July 18, 1917 (12th Parliament, 7th Session)

LIB

John Howard Sinclair

Liberal

Air. SINCLAIR:

I sympathize with the views of the hon, member for Carleton, N.B. (Air. Carvell) and the hon. member for North Oxford (Mr. Nesbitt) and I voted against this clause in committee. I am still of the same opinion. I am especially opposed to that part of the section which . has a retroactive effect. I agree with the minister that a city ought to have control of its own streets. But when we go back for ten years for the purpose of. taking away from a company right, which they acquired in a proper and legal way from this Parliament, and which they have exercised ever since, I think we do something for which there is no justification. Their title to the rights which they claim was sustained by the highest court in the Empire, the Privy Council. We are undertaking in the latter part of this section to take away and nullify the rights that were given the Toronto and Niagara Power Company under a decision of the Privy Council. That is confiscation. While I agree with the minister that in the future the city ought to have the right to control its own streets, and while I would vote for that, I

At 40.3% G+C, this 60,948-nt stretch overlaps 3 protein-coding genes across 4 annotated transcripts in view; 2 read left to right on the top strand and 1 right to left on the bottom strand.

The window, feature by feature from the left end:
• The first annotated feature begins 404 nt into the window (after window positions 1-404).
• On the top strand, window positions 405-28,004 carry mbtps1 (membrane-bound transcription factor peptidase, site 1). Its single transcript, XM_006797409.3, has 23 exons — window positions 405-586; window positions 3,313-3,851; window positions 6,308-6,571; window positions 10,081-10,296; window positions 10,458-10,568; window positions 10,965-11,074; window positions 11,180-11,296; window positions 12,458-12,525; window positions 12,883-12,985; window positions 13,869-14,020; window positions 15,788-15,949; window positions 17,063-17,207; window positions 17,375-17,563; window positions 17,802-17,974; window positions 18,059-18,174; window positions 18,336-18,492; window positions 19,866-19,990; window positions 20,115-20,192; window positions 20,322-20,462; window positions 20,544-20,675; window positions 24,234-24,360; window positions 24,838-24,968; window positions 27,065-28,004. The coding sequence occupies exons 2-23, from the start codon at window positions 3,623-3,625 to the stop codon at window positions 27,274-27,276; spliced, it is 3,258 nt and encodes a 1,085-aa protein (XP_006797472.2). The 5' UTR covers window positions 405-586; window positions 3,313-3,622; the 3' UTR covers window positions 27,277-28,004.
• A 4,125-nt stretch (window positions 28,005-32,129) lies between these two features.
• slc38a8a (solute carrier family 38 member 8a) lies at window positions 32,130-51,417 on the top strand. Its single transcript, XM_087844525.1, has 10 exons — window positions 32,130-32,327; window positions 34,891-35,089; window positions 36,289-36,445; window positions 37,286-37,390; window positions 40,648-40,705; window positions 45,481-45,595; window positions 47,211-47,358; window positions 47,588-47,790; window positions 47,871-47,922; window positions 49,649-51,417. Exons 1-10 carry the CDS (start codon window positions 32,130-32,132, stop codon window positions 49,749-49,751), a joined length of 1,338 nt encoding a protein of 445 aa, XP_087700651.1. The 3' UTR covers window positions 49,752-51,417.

do not agree with him that we ought to put this retroactive clause in because it would mean taking away a right that was given to this company by an Act of Parliament, and a right which has been sustained by the decision of the highest court in the realm. There is no doubt that it is confiscation. A letter explaining the position was written to the chairman of this committee which I do not think has yet been placed on Hansard. It is as follows:
National Trust Company, Limited,
Toronto, May 26, 1917i Joseph E. Armstrong, Esq., M.P.,
Chairman of Committee sitting on Revision of Railway Act,
Parliament Buildings,
Ottawa, Ont.
Dear Sir,-
We are trustees under a bond mortgage dated March 1, 1903, securing an issue of bonds of The Electrical Development Company of Ontario, Limited, maturing in 1933. The total amount of this issue now outstanding is $9,669,500, and of this amount approximately $2,500,000 were issued directly to the British public, and an additional $5,014,000 is held by the British. Empire Trust Company, Limited, of London, England, as security for the debenture stock of the Toronto Power Company, Limited, which debenture stock was issued to the British public. The practical situation, therefore, is that the loss which would be occasioned by any impairment of the security for the bonds of The Electrical Development Company of Ontario, Limited, would primarily fall upon British investors.